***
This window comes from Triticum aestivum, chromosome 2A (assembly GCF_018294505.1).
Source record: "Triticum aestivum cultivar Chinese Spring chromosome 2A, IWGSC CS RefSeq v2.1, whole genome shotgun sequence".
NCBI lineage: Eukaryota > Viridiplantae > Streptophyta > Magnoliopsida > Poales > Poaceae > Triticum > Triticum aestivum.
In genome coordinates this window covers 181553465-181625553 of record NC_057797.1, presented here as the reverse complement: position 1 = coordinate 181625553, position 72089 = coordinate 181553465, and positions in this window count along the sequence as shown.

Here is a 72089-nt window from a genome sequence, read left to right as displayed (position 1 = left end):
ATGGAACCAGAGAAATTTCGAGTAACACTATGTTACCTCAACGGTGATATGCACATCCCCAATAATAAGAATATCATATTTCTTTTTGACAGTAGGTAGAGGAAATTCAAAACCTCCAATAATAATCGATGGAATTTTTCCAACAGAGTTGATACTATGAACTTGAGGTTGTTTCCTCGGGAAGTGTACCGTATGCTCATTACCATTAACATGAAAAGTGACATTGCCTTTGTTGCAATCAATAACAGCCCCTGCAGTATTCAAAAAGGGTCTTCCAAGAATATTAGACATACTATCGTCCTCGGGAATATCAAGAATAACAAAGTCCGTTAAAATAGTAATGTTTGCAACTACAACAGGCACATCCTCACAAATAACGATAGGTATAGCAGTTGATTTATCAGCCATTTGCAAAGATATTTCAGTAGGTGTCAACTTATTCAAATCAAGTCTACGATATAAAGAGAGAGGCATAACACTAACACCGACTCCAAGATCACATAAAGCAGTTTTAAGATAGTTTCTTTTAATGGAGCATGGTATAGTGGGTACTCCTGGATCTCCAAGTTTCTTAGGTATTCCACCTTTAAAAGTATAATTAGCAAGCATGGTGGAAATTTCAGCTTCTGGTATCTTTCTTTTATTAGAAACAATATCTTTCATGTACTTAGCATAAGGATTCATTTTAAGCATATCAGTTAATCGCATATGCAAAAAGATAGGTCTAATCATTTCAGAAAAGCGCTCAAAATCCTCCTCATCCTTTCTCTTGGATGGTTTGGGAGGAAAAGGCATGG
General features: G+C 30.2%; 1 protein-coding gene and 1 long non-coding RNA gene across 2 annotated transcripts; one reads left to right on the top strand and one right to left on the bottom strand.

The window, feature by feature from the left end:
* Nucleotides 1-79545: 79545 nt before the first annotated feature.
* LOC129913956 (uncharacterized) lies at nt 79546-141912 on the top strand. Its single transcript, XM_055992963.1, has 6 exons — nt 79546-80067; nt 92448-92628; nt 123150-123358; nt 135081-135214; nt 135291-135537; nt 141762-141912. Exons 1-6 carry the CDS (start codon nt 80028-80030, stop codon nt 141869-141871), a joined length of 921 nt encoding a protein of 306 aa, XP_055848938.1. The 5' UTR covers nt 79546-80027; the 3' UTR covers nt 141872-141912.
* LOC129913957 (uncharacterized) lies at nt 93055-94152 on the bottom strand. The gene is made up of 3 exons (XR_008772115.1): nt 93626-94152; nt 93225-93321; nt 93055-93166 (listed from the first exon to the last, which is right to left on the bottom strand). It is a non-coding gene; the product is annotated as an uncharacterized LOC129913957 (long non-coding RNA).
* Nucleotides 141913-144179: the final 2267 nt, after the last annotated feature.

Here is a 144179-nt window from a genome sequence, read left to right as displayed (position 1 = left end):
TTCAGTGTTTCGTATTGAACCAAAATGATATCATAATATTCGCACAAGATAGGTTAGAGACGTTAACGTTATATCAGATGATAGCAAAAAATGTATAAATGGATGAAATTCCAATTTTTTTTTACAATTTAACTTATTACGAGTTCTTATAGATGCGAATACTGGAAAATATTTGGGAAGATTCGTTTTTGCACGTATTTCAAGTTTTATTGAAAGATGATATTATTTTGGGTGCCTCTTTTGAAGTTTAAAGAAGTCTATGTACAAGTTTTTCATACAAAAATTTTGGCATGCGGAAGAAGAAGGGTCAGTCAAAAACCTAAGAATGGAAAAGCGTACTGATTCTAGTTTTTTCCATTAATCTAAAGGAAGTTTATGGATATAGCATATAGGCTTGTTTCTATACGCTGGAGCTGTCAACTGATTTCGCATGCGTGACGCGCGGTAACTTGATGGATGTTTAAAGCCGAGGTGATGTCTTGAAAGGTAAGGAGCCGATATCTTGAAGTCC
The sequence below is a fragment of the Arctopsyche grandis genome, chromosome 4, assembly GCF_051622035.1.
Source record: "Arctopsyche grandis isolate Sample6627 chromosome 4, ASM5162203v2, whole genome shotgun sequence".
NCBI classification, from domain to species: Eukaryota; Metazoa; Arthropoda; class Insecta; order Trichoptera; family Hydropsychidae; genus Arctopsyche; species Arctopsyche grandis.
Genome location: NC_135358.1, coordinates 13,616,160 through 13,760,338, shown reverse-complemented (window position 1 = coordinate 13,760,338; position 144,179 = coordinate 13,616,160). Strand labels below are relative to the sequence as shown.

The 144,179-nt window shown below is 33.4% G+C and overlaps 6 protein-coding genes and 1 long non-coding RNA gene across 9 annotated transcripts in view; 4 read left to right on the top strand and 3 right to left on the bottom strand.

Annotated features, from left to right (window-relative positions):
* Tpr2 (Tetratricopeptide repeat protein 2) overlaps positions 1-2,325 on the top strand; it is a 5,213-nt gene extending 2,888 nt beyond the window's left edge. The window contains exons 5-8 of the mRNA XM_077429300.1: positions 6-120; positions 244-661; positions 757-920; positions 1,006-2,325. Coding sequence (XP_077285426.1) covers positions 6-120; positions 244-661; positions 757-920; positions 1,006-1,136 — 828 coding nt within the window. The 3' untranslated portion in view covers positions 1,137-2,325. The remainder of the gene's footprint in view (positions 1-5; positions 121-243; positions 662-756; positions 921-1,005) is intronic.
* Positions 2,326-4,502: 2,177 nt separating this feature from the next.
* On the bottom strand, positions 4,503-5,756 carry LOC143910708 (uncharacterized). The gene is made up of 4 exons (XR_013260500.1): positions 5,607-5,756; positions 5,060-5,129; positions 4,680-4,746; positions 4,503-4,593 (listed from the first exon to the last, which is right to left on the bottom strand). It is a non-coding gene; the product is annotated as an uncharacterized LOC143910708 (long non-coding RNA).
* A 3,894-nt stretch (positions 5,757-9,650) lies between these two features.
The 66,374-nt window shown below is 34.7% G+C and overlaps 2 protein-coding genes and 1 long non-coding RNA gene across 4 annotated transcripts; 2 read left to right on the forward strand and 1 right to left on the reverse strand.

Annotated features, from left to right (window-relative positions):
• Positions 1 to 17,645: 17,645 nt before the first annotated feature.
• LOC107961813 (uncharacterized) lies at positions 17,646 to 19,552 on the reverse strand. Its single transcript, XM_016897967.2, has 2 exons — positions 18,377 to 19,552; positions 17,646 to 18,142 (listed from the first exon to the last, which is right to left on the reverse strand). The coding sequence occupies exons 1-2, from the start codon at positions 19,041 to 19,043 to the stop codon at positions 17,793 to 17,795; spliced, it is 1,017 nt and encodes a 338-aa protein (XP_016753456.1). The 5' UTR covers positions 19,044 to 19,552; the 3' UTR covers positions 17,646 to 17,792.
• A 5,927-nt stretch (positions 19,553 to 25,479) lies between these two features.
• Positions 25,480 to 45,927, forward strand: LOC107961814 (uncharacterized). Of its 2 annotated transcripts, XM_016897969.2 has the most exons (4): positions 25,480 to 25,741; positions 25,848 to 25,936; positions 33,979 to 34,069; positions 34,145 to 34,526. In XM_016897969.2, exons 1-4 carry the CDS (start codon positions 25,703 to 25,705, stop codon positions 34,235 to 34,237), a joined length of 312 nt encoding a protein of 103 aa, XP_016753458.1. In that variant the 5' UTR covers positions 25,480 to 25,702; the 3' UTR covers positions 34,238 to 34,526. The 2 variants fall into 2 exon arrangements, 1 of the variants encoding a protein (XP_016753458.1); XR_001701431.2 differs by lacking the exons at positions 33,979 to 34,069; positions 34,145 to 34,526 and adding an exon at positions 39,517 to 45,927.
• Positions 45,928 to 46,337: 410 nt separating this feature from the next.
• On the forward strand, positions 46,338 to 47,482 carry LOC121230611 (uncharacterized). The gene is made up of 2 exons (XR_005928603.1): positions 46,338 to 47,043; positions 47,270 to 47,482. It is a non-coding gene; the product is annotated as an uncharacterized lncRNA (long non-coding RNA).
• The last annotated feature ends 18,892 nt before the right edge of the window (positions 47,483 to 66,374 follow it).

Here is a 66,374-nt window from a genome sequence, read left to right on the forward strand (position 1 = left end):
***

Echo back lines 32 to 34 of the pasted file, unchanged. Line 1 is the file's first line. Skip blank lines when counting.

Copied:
• On the forward strand, positions 46,338 to 47,482 carry LOC121230611 (uncharacterized). The gene is made up of 2 exons (XR_005928603.1): positions 46,338 to 47,043; positions 47,270 to 47,482. It is a non-coding gene; the product is annotated as an uncharacterized lncRNA (long non-coding RNA).
• The last annotated feature ends 18,892 nt before the right edge of the window (positions 47,483 to 66,374 follow it).

Here is a 66,374-nt window from a genome sequence, read left to right on the forward strand (position 1 = left end):